Jewish Cleveland Supports Coach Blatt
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Article Reprinted with permission from Cleveland.com
By Bob Sandrick, Northeast Ohio Media Group
BEACHWOOD, Ohio – On Sunday, Cavs Coach David Blatt was scheduled to help chair a dinner for Israel Bonds, a brokerage firm that sells treasury bonds for the Israeli government.
The dinner will honor KeyCorp CEO Beth Mooney and PNC Bank Regional President Paul Clark, both of whom have supported Israel Bonds. The event will also recognize Mark Sack and his wife Aviv, longtime friends of Blatt who are active in several local groups, including the Jewish Federation of Cleveland.
But Blatt will miss the dinner. His Cavs are playing in game five of the NBA finals in Oakland that day.
"We had been hoping for a four-game sweep of the Warriors, so that he would be available Sunday, but now our hope is that the Cavs close out the series that night," said Sack, an Orange resident and Cleveland Heights High School teacher who played basketball with Blatt in Israel 30 years ago.
Blatt, who was named Cavs coach last June, is the former coach of the Israeli championship basketball team Maccabi Electra Tel Aviv, which visited Beachwood High School for a practice session in October.
Outside the Q, Blatt has made few public appearances in his short time here. In December, he participated in a menorah lighting in Public Square,organized by Downtown Chabad Center of Cleveland.
But the local Jewish community is impressed with Blatt's sincerity.
In February, Blatt spoke at Shaw Jewish Community Center's annual sports dinner in Akron. The Massachusetts native talked about his years playing basketball in the United States and Israel.
"He was very personable and down-to-earth," said Eric Goldstein, executive director of Shaw JCC. "He came early and met with our VIP group."
Said Sack, "No one outclasses David Blatt."
King of assists
Sack, who grew up in Cleveland Heights, played basketball at Brandeis University, while Blatt played at Princeton. They met in 1980 after they were both recruited to play professionally for the same Israeli team.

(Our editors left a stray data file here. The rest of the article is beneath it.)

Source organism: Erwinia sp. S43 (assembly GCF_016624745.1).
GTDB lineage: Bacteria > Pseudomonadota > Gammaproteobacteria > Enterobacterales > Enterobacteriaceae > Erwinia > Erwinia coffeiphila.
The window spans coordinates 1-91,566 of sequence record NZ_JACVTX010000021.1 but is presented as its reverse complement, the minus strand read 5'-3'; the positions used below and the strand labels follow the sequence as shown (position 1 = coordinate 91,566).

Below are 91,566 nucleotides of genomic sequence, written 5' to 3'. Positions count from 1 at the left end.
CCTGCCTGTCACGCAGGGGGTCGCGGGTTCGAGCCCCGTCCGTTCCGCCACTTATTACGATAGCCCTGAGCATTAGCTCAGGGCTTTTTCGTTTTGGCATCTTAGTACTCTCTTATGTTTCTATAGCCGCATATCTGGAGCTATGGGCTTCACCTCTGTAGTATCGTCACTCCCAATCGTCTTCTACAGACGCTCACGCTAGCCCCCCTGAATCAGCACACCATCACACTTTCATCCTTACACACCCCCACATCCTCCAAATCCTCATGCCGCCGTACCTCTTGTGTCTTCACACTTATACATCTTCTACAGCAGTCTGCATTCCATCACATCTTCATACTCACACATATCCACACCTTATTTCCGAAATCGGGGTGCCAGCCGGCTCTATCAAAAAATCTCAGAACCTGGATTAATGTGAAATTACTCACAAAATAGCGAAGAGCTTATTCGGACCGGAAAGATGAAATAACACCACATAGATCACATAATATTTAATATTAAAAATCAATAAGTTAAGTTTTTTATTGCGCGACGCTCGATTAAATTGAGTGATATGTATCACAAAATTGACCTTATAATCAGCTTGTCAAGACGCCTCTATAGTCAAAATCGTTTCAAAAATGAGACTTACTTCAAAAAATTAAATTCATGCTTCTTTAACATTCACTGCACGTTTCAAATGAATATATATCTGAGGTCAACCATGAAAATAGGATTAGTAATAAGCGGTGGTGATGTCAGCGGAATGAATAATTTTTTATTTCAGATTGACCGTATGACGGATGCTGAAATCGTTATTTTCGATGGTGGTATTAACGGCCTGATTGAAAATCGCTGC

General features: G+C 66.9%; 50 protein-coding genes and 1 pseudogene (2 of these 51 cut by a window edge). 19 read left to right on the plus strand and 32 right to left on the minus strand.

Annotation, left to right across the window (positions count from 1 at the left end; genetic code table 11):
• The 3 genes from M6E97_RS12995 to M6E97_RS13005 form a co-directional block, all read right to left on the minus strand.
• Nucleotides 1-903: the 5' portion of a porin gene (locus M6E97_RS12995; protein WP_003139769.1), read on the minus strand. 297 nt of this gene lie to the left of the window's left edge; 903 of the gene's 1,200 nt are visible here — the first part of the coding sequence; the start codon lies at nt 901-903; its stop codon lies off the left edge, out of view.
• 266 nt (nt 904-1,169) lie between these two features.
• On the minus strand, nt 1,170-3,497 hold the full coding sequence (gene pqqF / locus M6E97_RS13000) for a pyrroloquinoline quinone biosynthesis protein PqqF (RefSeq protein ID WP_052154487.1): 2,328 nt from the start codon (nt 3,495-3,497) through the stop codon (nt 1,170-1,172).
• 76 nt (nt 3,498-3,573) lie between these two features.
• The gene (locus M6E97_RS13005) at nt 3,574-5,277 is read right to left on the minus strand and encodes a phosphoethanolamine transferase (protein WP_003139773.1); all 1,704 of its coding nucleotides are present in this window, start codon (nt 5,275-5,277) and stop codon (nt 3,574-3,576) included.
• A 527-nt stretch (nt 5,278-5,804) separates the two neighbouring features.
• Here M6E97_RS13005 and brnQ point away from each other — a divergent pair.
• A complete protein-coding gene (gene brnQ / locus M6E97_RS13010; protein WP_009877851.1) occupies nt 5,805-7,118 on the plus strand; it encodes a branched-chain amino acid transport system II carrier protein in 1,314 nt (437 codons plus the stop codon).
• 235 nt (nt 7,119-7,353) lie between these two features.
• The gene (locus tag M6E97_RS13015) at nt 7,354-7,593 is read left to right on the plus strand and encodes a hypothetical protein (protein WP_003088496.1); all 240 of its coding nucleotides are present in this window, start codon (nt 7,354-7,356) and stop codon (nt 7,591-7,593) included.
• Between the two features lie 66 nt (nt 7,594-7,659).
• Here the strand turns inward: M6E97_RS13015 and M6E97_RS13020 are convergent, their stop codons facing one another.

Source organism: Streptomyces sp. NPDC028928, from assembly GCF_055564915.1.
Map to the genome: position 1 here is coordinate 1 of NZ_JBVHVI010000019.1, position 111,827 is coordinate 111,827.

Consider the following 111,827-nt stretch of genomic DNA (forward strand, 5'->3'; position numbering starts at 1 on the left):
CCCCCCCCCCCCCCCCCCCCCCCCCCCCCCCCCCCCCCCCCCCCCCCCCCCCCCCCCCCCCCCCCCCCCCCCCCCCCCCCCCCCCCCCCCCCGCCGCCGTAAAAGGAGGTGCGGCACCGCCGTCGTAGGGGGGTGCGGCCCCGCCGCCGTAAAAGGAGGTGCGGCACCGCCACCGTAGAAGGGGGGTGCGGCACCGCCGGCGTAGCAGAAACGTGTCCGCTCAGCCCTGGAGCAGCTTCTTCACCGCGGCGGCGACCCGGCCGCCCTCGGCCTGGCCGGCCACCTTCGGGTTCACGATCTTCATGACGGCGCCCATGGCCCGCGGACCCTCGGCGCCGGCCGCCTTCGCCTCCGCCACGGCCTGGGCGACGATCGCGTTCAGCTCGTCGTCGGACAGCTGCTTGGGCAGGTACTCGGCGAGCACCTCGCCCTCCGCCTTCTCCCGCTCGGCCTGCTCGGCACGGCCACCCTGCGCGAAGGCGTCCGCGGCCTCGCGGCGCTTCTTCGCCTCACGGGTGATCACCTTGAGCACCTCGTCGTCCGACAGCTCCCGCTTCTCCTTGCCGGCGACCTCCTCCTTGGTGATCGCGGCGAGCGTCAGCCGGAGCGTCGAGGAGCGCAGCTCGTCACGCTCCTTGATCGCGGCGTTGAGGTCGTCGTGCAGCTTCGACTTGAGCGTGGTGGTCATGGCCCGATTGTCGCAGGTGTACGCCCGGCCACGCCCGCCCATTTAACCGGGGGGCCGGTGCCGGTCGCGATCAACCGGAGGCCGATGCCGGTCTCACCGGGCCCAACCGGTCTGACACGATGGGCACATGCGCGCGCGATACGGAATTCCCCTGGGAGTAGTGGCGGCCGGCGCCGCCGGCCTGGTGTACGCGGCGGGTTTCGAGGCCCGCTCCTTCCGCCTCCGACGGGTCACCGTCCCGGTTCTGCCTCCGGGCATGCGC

The two ended up on different clubs and played against each other. Then, in 1983, both Sack and Blatt made the Israeli national team that competed in the World University Games in Edmonton, Canada. They practiced together and grew close.
"David was a great point guard," Sack said. "The best basketball I every played in my career was when I played with David. He brings out the best in other players and in the players he coaches."
Sack said Blatt excelled in assists but his best assist was off the court. Blatt pressured Sack to meet his girlfriend's best friend – Aviv Shilo. Sack and Aviv have been married 30 years.
"Kidding around, I tell him that most of the time I like and thank him for that," Sack said.
After the World University Games, Blatt continued to play basketball in Israel, then moved to Atlanta, where he worked a couple of years for Xerox. Sack brought his new wife to America to meet his parents, and the couple visited Blatt.
"He shared how much he missed playing ball and living in Israel," Sack said. "We encouraged him to follow his heart, and he ended up back in Israel."
In 1989, Sack moved home to the United States but stayed in touch with Blatt, visiting him in Israel once a year. An Achilles tendon injury ended Blatt's playing career, and he started coaching. Last year, his Maccabi Tel Aviv won the Euroleague and Israeli Premier League championships.
Sack knew that NBA teams were contacting Blatt about possible coaching positions here.
"I started whispering to my family and close friends that I had a feeling David was going to end up in Cleveland on the coaching staff," Sack said. "I had no inside information, just a feeling.
Sure enough, the Cavs called Blatt for an interview.
"I told him if he took a job in Cleveland, there would be a lot of love for him here," Sack said. "That was before the Cavs signed Kevin Love, so we joke about that today."
Sack didn't anticipate the Cavs naming Blatt head coach but he knew his friend was capable.
"Coaching Maccabi Tel Aviv in Israel is like coaching the New York Yankees or New England Patriots," Sack said. "It's Israel's pride and joy because it's so successful in Europe. There's a lot of pressure and scrutiny, so he's far from being inexperienced. He's a winner."
At first, Sack and Blatt talked about the challenges of building a young Cavs team and possibly bringing in veterans to help.
"Then boom, a week or so later, LeBron James came back, and David's world changed forever," Sack said. "The expectations went sky high. There wasn't necessarily time to build a team, but he was up for it."
Sack said the Jewish community in Northeast Ohio wants to make Blatt feel welcome, but opportunities to meet people have been limited. Coaching the Cavs, and preparing for the season, have been all consuming.
"As a general rule, there is a lot of respect and admiration for David's work ethic, and people love his press conferences," Sack said. "He gives straight answers and integrates humor into those forums."
Even Sack has not been able to spend as much time with Blatt as he would like.
"My wife and I have made it clear to him that we would send him invitations," Sack said. "If he can make it, fine, if not, we understand."